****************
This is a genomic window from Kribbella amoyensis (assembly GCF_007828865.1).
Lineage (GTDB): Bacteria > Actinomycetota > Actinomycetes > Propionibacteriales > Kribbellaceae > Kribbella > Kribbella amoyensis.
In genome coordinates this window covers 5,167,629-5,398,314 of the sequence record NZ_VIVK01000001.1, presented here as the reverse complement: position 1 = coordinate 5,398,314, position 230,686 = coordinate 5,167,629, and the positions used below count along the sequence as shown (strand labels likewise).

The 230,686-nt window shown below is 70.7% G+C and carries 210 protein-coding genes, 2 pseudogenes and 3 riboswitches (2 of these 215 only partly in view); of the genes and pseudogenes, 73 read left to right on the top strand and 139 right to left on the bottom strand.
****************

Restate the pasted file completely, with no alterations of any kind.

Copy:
This is a genomic window from Kribbella amoyensis (assembly GCF_007828865.1).
Lineage (GTDB): Bacteria > Actinomycetota > Actinomycetes > Propionibacteriales > Kribbellaceae > Kribbella > Kribbella amoyensis.
In genome coordinates this window covers 5,167,629-5,398,314 of the sequence record NZ_VIVK01000001.1, presented here as the reverse complement: position 1 = coordinate 5,398,314, position 230,686 = coordinate 5,167,629, and the positions used below count along the sequence as shown (strand labels likewise).

The 230,686-nt window shown below is 70.7% G+C and carries 210 protein-coding genes, 2 pseudogenes and 3 riboswitches (2 of these 215 only partly in view); of the genes and pseudogenes, 73 read left to right on the top strand and 139 right to left on the bottom strand.